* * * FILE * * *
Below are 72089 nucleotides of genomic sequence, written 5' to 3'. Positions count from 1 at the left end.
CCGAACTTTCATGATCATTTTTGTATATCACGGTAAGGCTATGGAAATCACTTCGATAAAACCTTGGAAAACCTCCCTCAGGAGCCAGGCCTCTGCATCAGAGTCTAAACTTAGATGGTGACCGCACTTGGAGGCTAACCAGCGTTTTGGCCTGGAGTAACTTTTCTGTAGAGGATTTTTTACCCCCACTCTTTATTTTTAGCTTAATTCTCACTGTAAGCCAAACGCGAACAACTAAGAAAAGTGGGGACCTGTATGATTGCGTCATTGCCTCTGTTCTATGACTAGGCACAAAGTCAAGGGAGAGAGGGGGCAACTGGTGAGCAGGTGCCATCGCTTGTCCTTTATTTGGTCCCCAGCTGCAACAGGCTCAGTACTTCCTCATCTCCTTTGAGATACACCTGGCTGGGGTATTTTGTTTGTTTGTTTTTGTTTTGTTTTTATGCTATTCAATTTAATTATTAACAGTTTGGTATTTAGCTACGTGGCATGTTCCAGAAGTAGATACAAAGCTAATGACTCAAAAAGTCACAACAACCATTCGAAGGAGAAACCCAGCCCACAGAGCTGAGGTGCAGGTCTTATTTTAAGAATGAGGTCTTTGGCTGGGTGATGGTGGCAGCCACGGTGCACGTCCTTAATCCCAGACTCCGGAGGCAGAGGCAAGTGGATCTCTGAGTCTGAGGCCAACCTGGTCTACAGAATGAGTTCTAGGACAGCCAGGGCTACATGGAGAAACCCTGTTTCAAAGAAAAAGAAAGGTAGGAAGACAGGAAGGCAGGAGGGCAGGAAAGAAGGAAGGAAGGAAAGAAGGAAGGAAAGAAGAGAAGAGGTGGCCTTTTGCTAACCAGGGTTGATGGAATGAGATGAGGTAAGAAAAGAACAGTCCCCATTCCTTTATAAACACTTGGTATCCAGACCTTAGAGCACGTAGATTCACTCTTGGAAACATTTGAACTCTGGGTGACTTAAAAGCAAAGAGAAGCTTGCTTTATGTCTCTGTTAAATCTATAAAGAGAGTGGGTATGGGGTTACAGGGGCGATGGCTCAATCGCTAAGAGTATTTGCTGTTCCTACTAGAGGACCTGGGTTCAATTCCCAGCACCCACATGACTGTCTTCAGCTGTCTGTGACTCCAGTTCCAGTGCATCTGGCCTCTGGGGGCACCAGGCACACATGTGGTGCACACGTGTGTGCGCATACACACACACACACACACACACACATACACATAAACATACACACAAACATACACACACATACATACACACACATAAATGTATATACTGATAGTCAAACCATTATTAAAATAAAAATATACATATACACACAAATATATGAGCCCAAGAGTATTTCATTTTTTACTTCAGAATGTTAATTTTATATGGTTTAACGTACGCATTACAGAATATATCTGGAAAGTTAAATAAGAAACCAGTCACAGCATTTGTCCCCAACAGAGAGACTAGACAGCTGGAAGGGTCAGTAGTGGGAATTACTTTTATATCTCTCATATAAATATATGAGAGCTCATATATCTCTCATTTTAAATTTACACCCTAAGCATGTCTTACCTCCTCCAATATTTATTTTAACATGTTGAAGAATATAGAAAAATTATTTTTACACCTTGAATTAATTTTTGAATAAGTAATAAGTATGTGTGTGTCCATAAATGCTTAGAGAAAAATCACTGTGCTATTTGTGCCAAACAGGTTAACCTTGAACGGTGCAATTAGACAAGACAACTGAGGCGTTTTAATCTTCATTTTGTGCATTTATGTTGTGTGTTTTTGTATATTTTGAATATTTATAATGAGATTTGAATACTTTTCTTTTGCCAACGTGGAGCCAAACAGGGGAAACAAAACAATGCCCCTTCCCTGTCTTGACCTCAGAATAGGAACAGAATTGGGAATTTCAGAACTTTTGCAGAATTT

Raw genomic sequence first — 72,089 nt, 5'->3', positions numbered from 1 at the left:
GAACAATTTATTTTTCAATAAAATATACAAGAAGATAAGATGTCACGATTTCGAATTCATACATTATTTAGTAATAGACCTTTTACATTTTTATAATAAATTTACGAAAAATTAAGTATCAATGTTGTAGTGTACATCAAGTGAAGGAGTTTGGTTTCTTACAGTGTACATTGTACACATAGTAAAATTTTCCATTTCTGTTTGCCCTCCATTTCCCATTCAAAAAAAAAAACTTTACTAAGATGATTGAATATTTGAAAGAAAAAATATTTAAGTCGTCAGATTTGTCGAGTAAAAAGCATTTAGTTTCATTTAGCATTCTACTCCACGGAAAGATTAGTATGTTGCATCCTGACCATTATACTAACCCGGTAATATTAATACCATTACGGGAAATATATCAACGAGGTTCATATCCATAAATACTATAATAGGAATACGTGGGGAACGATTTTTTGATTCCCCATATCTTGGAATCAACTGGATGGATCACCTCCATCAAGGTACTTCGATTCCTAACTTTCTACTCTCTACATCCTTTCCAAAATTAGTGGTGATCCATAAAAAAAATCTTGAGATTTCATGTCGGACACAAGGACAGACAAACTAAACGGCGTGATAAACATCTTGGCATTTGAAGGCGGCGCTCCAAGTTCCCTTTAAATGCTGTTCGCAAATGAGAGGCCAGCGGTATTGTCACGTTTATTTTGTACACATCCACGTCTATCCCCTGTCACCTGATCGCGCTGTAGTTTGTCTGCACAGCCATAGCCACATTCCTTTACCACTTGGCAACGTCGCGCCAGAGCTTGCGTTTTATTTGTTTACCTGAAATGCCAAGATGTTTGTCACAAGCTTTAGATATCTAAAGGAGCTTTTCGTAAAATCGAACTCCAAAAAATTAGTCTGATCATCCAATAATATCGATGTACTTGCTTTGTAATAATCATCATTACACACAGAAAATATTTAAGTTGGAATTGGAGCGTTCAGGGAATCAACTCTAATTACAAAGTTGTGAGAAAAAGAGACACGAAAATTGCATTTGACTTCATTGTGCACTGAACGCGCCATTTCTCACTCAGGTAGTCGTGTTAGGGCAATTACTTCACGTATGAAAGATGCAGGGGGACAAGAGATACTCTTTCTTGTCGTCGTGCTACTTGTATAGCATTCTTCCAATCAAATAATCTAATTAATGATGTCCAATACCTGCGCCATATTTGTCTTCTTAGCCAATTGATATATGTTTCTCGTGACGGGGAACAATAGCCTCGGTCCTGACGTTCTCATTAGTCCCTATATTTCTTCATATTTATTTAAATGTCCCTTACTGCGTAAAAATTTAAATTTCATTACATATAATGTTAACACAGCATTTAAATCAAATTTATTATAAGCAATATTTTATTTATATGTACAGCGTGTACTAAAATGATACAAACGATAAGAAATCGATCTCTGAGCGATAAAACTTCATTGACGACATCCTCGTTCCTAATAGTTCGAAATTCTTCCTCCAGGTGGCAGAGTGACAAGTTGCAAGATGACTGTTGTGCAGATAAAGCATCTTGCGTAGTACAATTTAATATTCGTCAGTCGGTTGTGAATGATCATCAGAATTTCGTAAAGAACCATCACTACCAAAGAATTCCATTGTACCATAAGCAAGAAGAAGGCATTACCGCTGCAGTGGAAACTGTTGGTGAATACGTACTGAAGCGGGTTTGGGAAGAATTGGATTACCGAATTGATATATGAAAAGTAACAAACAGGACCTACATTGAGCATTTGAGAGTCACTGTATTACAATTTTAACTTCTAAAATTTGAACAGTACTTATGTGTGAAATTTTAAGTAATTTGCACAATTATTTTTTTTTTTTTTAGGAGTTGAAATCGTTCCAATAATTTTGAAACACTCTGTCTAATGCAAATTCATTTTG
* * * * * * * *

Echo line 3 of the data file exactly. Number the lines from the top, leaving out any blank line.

Raw genomic sequence first — 72,089 nt, 5'->3', positions numbered from 1 at the left: